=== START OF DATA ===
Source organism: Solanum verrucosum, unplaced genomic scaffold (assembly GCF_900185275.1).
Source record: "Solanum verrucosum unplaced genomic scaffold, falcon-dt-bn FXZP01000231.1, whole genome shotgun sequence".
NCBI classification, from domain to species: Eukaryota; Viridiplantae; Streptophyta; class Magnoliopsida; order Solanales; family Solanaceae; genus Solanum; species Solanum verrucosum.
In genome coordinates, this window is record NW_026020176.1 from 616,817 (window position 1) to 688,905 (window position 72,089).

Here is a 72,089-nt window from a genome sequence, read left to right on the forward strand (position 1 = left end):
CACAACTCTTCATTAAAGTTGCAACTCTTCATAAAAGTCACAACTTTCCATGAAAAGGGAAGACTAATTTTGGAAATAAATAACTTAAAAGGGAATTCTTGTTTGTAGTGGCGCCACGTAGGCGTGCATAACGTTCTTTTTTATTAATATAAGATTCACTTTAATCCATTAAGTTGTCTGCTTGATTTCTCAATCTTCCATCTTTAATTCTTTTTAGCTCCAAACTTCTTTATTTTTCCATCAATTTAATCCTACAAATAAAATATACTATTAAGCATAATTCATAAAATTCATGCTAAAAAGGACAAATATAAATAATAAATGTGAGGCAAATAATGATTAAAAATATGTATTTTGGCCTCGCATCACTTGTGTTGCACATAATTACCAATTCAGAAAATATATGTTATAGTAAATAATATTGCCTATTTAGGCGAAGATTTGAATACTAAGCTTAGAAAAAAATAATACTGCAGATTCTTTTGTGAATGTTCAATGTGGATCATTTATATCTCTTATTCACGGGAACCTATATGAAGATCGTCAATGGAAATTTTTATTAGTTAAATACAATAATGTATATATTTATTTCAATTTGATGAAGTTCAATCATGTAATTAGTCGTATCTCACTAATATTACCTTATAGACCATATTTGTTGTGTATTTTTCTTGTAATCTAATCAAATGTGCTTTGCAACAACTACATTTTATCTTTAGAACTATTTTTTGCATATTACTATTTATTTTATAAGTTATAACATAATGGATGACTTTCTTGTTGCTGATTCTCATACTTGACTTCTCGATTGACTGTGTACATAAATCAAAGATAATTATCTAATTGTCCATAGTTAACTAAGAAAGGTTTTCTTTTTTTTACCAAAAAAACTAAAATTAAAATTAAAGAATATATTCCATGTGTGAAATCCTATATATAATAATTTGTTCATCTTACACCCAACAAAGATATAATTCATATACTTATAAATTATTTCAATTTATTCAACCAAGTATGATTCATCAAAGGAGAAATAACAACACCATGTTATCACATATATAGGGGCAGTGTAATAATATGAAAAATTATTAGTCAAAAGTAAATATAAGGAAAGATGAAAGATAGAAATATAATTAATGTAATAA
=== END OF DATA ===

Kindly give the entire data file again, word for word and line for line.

Source organism: Solanum verrucosum, unplaced genomic scaffold (assembly GCF_900185275.1).
Source record: "Solanum verrucosum unplaced genomic scaffold, falcon-dt-bn FXZP01000231.1, whole genome shotgun sequence".
NCBI classification, from domain to species: Eukaryota; Viridiplantae; Streptophyta; class Magnoliopsida; order Solanales; family Solanaceae; genus Solanum; species Solanum verrucosum.
In genome coordinates, this window is record NW_026020176.1 from 616,817 (window position 1) to 688,905 (window position 72,089).

Here is a 72,089-nt window from a genome sequence, read left to right on the forward strand (position 1 = left end):
CACAACTCTTCATTAAAGTTGCAACTCTTCATAAAAGTCACAACTTTCCATGAAAAGGGAAGACTAATTTTGGAAATAAATAACTTAAAAGGGAATTCTTGTTTGTAGTGGCGCCACGTAGGCGTGCATAACGTTCTTTTTTATTAATATAAGATTCACTTTAATCCATTAAGTTGTCTGCTTGATTTCTCAATCTTCCATCTTTAATTCTTTTTAGCTCCAAACTTCTTTATTTTTCCATCAATTTAATCCTACAAATAAAATATACTATTAAGCATAATTCATAAAATTCATGCTAAAAAGGACAAATATAAATAATAAATGTGAGGCAAATAATGATTAAAAATATGTATTTTGGCCTCGCATCACTTGTGTTGCACATAATTACCAATTCAGAAAATATATGTTATAGTAAATAATATTGCCTATTTAGGCGAAGATTTGAATACTAAGCTTAGAAAAAAATAATACTGCAGATTCTTTTGTGAATGTTCAATGTGGATCATTTATATCTCTTATTCACGGGAACCTATATGAAGATCGTCAATGGAAATTTTTATTAGTTAAATACAATAATGTATATATTTATTTCAATTTGATGAAGTTCAATCATGTAATTAGTCGTATCTCACTAATATTACCTTATAGACCATATTTGTTGTGTATTTTTCTTGTAATCTAATCAAATGTGCTTTGCAACAACTACATTTTATCTTTAGAACTATTTTTTGCATATTACTATTTATTTTATAAGTTATAACATAATGGATGACTTTCTTGTTGCTGATTCTCATACTTGACTTCTCGATTGACTGTGTACATAAATCAAAGATAATTATCTAATTGTCCATAGTTAACTAAGAAAGGTTTTCTTTTTTTTACCAAAAAAACTAAAATTAAAATTAAAGAATATATTCCATGTGTGAAATCCTATATATAATAATTTGTTCATCTTACACCCAACAAAGATATAATTCATATACTTATAAATTATTTCAATTTATTCAACCAAGTATGATTCATCAAAGGAGAAATAACAACACCATGTTATCACATATATAGGGGCAGTGTAATAATATGAAAAATTATTAGTCAAAAGTAAATATAAGGAAAGATGAAAGATAGAAATATAATTAATGTAATAA